When I finally have the courage to peer back out again, my eyes fall on a small brown box where the woman has just been. There is no sign of her—she seems to have disappeared into thin air.
My feet squelch along the muddy peat grass spots as I clumsily try to shield myself from the rain. It’s like there is a string from my toes to the box, pulling me forward. I know I should call the police, or at least do something besides approaching it myself, but I can’t help it. It’s like there’s an invisible force drawing me forward.
The air smells like wet green jungle and lush, vibrant garden, with the intoxicating scent of flowers swirling all around me. It’s a sweet and thick aroma, fragrant and misty and old. For a second, the street disappears, and I imagine wild green vines criss-crossing the pavement, a deep, clear brook babbling around my feet, rainwater pouring down through cracks in an old stone roof above my head.
Then the summer garden fades away, and I blink furiously. It’s raining hard, rivulets of water flowing around my sneakers, droplets steadily turning to sleet. A cold wind whips my hair around my face, reddening my cheeks and sneaking between my lips so that my breath comes out a pale white fog.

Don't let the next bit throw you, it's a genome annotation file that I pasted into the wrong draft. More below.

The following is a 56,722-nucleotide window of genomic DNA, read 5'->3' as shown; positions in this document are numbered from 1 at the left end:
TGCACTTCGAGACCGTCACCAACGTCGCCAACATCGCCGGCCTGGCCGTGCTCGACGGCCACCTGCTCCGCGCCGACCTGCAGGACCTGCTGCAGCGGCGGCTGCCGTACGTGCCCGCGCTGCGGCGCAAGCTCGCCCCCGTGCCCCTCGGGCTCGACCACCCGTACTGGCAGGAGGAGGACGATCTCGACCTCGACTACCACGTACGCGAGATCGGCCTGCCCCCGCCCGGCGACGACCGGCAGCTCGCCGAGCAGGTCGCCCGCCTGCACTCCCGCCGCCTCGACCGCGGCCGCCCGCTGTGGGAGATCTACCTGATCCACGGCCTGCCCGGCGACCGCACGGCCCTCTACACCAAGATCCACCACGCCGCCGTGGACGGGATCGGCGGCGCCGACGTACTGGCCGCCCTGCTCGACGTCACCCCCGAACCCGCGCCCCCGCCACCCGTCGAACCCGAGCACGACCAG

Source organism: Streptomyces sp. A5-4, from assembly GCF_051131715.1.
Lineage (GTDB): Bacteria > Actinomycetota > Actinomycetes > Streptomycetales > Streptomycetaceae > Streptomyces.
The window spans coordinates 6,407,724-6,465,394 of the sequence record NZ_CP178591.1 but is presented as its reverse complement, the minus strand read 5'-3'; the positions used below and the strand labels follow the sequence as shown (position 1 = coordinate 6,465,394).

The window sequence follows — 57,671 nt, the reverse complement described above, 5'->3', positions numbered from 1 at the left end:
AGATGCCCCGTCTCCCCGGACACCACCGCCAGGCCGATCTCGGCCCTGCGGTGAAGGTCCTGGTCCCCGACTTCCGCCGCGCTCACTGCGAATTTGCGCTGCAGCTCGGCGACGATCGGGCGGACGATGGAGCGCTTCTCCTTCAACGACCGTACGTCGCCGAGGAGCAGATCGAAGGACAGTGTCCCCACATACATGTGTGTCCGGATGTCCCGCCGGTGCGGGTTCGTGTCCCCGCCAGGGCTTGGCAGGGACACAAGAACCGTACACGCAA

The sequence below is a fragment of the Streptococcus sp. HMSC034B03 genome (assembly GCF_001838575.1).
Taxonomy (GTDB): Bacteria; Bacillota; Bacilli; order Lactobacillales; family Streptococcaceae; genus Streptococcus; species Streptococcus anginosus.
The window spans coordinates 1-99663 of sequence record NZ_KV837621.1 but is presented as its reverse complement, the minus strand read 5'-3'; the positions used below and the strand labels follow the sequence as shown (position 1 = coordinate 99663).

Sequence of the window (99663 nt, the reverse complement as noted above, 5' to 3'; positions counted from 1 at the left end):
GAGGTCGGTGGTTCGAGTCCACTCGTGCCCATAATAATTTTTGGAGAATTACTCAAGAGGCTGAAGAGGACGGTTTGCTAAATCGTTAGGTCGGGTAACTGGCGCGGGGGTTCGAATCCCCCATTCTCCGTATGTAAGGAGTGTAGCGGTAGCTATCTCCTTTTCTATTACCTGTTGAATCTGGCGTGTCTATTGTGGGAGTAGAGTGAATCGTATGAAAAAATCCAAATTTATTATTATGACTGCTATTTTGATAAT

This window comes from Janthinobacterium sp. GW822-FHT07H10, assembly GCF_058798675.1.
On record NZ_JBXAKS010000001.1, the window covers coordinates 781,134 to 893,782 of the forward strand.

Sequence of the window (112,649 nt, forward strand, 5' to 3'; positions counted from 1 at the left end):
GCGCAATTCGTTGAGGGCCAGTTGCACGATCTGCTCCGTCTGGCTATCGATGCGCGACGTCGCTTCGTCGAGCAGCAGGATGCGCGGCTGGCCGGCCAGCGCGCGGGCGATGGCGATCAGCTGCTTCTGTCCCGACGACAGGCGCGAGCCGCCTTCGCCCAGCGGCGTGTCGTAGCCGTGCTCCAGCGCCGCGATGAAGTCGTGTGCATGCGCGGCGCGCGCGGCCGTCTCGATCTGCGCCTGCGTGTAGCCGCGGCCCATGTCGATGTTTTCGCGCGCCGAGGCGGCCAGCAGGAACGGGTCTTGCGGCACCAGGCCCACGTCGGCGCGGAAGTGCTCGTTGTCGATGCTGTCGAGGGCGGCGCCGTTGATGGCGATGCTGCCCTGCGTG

I kneel down beside the cardboard box. It’s held closed only by a single staple. As if my hands are not my own, they reach out against my will and rip open the flaps. My head screams with terror—stop! stop!—but now I’m too curious not to burrow beneath pastel green packing peanuts until my fingers brush cold metal.
The second my skin touches the object, shivers begin to race down my spine, and not because of the cold. Light jolts of static electricity whip through my body, tousling my hair. I take a deep breath and lift it, whatever it is, into the light.
A strangled little gasp escapes my lips. “Oh,” I find myself saying over and over again, fingers tracing the fine little indents and buttons of this beautiful thing, this strange and perfect camera.
It’s unlike anything I’ve ever seen before. A compact, sleek digital, the front made of silver metal is so polished that I can see my reflection in it. The whole thing vibrates futuristic energy.
I press the ON button, and suddenly a massive tunnel shoots out of it, with different slots and buttons to change the focus and edit the picture. Tentatively, I turn the wheel back so that only the first loop is showing, and click the shutter.